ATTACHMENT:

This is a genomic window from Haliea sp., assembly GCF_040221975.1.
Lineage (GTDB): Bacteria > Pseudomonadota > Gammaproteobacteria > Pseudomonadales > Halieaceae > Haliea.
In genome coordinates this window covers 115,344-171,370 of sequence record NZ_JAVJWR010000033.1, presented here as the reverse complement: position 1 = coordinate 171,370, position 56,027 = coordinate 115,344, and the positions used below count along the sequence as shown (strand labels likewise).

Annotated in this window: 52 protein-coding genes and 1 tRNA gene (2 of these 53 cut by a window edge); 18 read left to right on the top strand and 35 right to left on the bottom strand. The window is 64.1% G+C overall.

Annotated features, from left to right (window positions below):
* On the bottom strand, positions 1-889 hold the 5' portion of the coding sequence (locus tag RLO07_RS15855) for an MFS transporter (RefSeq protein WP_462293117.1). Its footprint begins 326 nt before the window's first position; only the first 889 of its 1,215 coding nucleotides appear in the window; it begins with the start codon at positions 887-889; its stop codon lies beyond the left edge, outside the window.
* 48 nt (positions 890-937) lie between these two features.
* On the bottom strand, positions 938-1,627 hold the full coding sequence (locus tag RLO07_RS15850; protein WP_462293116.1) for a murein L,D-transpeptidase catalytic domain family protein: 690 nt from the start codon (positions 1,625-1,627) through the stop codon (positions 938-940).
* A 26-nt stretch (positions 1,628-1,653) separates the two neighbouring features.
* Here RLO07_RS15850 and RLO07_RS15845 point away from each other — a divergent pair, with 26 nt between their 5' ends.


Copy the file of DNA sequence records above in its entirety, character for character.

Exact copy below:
This is a genomic window from Haliea sp., assembly GCF_040221975.1.
Lineage (GTDB): Bacteria > Pseudomonadota > Gammaproteobacteria > Pseudomonadales > Halieaceae > Haliea.
In genome coordinates this window covers 115,344-171,370 of sequence record NZ_JAVJWR010000033.1, presented here as the reverse complement: position 1 = coordinate 171,370, position 56,027 = coordinate 115,344, and the positions used below count along the sequence as shown (strand labels likewise).

Annotated in this window: 52 protein-coding genes and 1 tRNA gene (2 of these 53 cut by a window edge); 18 read left to right on the top strand and 35 right to left on the bottom strand. The window is 64.1% G+C overall.

Annotated features, from left to right (window positions below):
* On the bottom strand, positions 1-889 hold the 5' portion of the coding sequence (locus tag RLO07_RS15855) for an MFS transporter (RefSeq protein WP_462293117.1). Its footprint begins 326 nt before the window's first position; only the first 889 of its 1,215 coding nucleotides appear in the window; it begins with the start codon at positions 887-889; its stop codon lies beyond the left edge, outside the window.
* 48 nt (positions 890-937) lie between these two features.
* On the bottom strand, positions 938-1,627 hold the full coding sequence (locus tag RLO07_RS15850; protein WP_462293116.1) for a murein L,D-transpeptidase catalytic domain family protein: 690 nt from the start codon (positions 1,625-1,627) through the stop codon (positions 938-940).
* A 26-nt stretch (positions 1,628-1,653) separates the two neighbouring features.
* Here RLO07_RS15850 and RLO07_RS15845 point away from each other — a divergent pair, with 26 nt between their 5' ends.